It started in 1985 as Duffy’s Drafthouse in Lake Park, a modest concept with four featured sandwiches and, by the time it drew Paul Emmett’s attention, four restaurants in the mix. But Paul, who bought a controlling interest in 2001, saw beyond the hot ham and cheese and ice-cold beer on tap that the Drafthouse touted.
He changed the concept to Duffy’s Sports Grill in 2003, capitalizing on the diverse base of sports fans in South Florida (even though Paul confessed to being clueless about sports). He brought a food-first philosophy to the menu with the help of corporate executive chef Eric Parker, who’s been with the company 22 years. And he expanded the brand, turning Duffy’s into the largest family-owned restaurant company in the Southeast.
Most important, son Jason says, he infused his restaurants with core commitments to quality, value, hospitality and community—a combination that drives faithful customers to the 34 Duffy’s across Florida. How faithful? More than 600,000 members possess the famed Duffy’s MVP card, a loyalty program that gives customers access to coupons and discounts, call-ahead seating, complimentary birthday gifts and more.
It’s with great pride that Jason has carried forward—and expanded—Paul’s vision since taking over as company president after his father died from bile duct cancer in February 2015 at age 62.
“He battled it for 18 months; you hope for the best, but he was realistic,” says Jason, who worked with Paul for the better part of 12 years. “We used that time to prepare. He spent a lot of time making sure the company was solid, that the plan was in place. He did the hard work by establishing the foundation and corporate beliefs that, literally, are written on the walls of our restaurants.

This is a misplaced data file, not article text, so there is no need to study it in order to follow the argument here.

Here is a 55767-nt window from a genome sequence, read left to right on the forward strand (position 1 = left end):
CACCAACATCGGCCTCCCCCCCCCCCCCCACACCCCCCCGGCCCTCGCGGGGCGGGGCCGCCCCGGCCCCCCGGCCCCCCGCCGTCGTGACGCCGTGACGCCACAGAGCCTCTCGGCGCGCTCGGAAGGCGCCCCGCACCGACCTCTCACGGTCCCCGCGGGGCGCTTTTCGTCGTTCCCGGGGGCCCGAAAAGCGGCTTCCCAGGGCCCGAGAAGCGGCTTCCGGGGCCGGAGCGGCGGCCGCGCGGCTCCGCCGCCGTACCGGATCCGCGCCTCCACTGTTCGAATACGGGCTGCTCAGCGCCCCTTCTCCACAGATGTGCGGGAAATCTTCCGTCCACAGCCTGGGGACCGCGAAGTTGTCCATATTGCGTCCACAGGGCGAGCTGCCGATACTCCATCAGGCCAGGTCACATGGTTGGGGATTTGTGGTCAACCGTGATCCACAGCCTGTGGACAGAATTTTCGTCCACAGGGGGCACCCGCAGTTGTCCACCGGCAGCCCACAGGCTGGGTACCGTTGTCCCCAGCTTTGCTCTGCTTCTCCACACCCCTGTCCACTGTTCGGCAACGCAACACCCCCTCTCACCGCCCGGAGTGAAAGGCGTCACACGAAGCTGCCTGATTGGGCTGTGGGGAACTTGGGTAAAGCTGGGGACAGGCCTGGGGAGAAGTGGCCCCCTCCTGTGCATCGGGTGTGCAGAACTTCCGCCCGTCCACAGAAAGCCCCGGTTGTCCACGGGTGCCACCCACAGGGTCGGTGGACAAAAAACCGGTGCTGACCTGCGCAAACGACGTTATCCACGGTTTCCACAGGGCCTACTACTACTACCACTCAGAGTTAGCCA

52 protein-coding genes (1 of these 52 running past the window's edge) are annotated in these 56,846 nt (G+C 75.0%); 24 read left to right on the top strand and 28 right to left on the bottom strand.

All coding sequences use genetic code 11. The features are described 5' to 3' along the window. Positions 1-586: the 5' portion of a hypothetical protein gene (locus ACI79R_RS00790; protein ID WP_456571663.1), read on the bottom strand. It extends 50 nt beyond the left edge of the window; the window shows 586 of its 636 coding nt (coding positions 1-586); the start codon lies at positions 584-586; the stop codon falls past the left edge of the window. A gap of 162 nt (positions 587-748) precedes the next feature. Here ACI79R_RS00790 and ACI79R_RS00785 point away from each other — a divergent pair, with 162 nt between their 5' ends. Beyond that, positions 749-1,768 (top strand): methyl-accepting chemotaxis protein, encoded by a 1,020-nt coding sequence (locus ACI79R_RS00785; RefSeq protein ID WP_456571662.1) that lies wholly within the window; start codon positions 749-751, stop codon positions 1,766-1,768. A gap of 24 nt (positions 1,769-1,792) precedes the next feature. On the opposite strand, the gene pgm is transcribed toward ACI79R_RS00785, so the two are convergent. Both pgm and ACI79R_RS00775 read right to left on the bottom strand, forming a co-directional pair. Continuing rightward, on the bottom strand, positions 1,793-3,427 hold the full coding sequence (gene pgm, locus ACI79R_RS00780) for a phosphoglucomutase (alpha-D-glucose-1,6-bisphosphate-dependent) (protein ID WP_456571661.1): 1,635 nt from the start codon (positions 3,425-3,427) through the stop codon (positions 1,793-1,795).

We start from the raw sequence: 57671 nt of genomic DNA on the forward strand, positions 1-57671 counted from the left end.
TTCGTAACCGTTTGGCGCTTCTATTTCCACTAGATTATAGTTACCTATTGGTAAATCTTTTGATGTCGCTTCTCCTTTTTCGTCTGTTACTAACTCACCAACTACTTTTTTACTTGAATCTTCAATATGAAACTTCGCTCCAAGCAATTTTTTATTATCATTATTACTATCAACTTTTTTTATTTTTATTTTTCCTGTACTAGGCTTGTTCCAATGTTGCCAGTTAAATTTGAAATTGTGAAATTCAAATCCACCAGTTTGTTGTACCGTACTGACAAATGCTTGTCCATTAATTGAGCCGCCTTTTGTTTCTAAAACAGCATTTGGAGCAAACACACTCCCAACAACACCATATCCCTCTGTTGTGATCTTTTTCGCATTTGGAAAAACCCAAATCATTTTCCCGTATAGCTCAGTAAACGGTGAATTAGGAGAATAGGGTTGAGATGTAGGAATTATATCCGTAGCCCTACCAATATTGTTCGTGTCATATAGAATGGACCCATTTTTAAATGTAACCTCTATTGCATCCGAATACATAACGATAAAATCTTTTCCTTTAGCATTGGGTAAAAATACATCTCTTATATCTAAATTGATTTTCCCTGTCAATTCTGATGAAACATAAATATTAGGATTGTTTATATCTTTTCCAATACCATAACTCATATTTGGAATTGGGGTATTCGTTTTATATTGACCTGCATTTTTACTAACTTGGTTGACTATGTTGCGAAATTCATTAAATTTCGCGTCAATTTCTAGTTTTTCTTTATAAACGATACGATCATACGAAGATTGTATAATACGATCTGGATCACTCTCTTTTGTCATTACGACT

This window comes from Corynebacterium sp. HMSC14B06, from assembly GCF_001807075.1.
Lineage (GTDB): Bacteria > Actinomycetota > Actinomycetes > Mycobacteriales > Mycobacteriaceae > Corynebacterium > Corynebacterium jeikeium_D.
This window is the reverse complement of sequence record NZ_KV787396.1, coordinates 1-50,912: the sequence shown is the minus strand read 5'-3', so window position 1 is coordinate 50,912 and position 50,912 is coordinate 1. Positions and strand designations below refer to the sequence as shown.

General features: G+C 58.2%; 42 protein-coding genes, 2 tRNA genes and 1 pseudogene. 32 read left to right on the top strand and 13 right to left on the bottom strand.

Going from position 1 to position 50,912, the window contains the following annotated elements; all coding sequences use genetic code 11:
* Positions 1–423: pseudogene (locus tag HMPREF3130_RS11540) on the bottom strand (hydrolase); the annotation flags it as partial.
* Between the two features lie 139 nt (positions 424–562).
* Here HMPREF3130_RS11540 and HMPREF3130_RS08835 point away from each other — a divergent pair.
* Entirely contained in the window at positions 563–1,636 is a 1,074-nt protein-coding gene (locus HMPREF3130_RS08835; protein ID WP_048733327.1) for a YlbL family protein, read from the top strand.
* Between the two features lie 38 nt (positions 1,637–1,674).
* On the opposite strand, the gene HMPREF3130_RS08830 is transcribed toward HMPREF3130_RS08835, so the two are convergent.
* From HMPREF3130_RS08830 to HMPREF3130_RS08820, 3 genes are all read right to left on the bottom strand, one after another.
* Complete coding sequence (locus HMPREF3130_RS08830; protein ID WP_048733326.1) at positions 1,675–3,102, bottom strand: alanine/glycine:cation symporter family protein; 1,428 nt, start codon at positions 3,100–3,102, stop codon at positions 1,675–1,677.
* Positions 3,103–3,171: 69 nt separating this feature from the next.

“I still see this as his company. I see myself as protecting his legacy in everything we do.”
To that end, Jason, who cut his Duffy’s teeth as general manager of a struggling location in Boca Raton (which he turned around), always keeps one eye on the changing casual dining habits of his customers. Some of those adaptations, as you’ll see on the opposite page, result in new or recurring dishes that Parker presents as part of Duffy’s limited-time offers. (There are five such specialty menus in 2018.)
Creativity in action: The test kitchen that Duffy’s opened in Lake Worth two years ago gives chef Eric Parker a place to perfect new menu items; and it gives the corporate team a 3,000-square-foot space (designed to replicate Duffy’s interior vibe) for special events, training, company meetings and more.
Patience is rewarded: It took Parker and his team a year to perfect the sauce on Duffy’s wildly popular Korean ribs and wings. “The base is a special paste made from soybean, chili and rice,” he says. “We added about nine ingredients—including brown sugar, lemon juice and soy sauce—to finally get it to where we wanted it.”
Sushi sandwich: Along with a lobster roll overflowing with flavorful chunks of lobster meat (below), Duffy’s is debuting a California roll burger as one of its limited-time offers this summer. The layering inside a toasted brioche roll includes crab filling (cream cheese, mayonnaise, crab meat) and lettuce/tomato on a certified Angus beef burger, with avocado mash underneath.
On the horizon: The busiest Duffy’s continues to be the 22,000-square-foot waterfront restaurant in North Miami Beach that opened in 2011. However, even smaller South Florida cities can’t get enough of the sports grill. This fall, a second Duffy’s will open in Port St. Lucie, bringing the company total to 35—and counting.